January 11, 2003
Hon. Sheldon Silver
Albany, NY 12248
Hon. Joseph L. Bruno
909 Legislative Office Building
Albany, NY 12247
Hon George Pataki
Albany, NY 12224
Dear Speaker Silver, Senator Bruno and Governor Pataki:
In The State of the State address and corresponding response it was asserted that it is time that New Yorkers hear the reality of our state's finances and brace for higher taxes to come. However you conspicuously omit some things.
First, the state's policy of enforcing its lawful tax laws on only non-indian businesses. The New York Court of Appeals in Snyder v. Wetzler and a unanimous United States Supreme Court held in Department of Taxation & Fin. of N.Y. v Milhelm Attea & Bros., 512 U.S. 61, 129 L. Ed. 2d 52, 114 S. Ct. 2028 that the State may place minimal burdens on Indian retailers and tribes to collect taxes from non-Indians on Indian Land. With the exception of actions taken in the Spring of 1997 nothing has been done to collect this revenue. Some reports have placed this lost revenue in the billions. Governor Pataki acknowledged the need for legislative approval of his policy of non-enforcement in his press release of May 22, 1997, where he stated "Let me make my message to all Indian Nations clear: It is your land, we respect your sovereignty and, if the Legislature acts as I am requesting, you will have the right to sell tax-free gasoline and cigarettes free from interference from New York State." The governor even introduced a bill to effect this change. In a July 18, 1997 article by Tom Precious entitled "Pataki's sales tax plan for Indian reservations gets pushed aside" that appeared in The Buffalo News, Speaker Silver was quoted as saying that this is a "complex issue" and that "[b]efore we deal with it, we have to take a significant look at it, so I don't think anything is going to happen on it this year." You were correct in fact nothing has happened for the last 6 years. A number of times in your tenure the legislature passed and the governor allowed to become law various bills that increased the taxes on cigarettes and other tobacco products to help fund health care programs in the state as a result of the ailments associated with such products. However, the state's policy of non-enforcement undermines this admirable intention.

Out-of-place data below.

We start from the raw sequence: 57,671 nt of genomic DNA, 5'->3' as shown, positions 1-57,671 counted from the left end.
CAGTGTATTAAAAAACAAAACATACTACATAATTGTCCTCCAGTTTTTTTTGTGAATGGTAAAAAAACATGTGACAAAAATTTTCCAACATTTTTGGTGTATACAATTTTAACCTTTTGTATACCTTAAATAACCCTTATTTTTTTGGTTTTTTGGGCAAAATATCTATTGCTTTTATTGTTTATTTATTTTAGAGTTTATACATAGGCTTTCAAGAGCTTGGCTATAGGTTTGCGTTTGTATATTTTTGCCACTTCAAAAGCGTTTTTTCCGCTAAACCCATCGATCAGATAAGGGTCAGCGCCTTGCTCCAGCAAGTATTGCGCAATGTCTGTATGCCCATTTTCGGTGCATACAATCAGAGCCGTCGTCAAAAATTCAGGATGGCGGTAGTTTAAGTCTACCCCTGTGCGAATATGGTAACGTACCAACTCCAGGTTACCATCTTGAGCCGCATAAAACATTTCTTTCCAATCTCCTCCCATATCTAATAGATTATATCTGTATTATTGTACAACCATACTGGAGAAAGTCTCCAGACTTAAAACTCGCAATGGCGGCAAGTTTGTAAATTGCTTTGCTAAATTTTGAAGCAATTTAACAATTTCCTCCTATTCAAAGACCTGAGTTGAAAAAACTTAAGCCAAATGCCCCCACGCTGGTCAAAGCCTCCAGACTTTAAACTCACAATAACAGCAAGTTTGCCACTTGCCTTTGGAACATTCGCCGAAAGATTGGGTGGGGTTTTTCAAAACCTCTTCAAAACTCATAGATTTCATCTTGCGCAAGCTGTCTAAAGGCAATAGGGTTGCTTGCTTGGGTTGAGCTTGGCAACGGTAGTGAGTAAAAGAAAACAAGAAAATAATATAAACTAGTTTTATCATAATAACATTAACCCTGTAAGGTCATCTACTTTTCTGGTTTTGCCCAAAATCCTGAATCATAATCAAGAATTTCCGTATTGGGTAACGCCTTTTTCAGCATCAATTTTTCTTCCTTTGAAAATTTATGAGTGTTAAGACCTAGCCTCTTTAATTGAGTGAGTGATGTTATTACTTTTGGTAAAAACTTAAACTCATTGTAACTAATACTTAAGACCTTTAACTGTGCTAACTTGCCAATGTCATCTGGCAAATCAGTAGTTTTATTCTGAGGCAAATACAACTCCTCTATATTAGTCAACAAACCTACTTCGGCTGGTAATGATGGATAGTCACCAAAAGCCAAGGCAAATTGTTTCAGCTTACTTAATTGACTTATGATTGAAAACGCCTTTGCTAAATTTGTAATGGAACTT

Then in response to our fiscal crisis the governor introduces and the legislature authorizes a "Compact" with the Seneca Nation of Indians to open three casinos. This ill written compact is fraught with legal infirmities, does not provide money to the localities that have to provide emergency services to them, and again favors Indians over non-Indians. In less than a week the City of Niagara Falls has run out of money to provide the necessary increased police patrols. The city and its schools are further harmed by the removal of the property on which the casino stands from the real property tax rolls. This also affects the County of Niagara in that it will loose its share of property taxes and sales taxes. Of which the regular extension of the extra 1% sales tax authorized to various counties have seemed to become permanent with nothing more required than a perfunctory asking. If this is truly the path for this state's economic revival allow all to compete subject to zoning laws. It is only when competition on an even playing field is alive and well will we once again prosper. Then there will be taxpaying entities fueling not only our economy but reducing our individual tax load.
We urge you on behalf of ourselves and the members of Upstate Citizens for Equality to enact legislation that will resolve these inequities and not to enact any tax increases or new taxes until such time as the taxes already in place are enforced equally.
Scott E. Peterman
Connie and Richard Talcott
Chair, Cayuga-Seneca Chapter
Daniel T. Warren
Founder, Niagara Frontier Chapter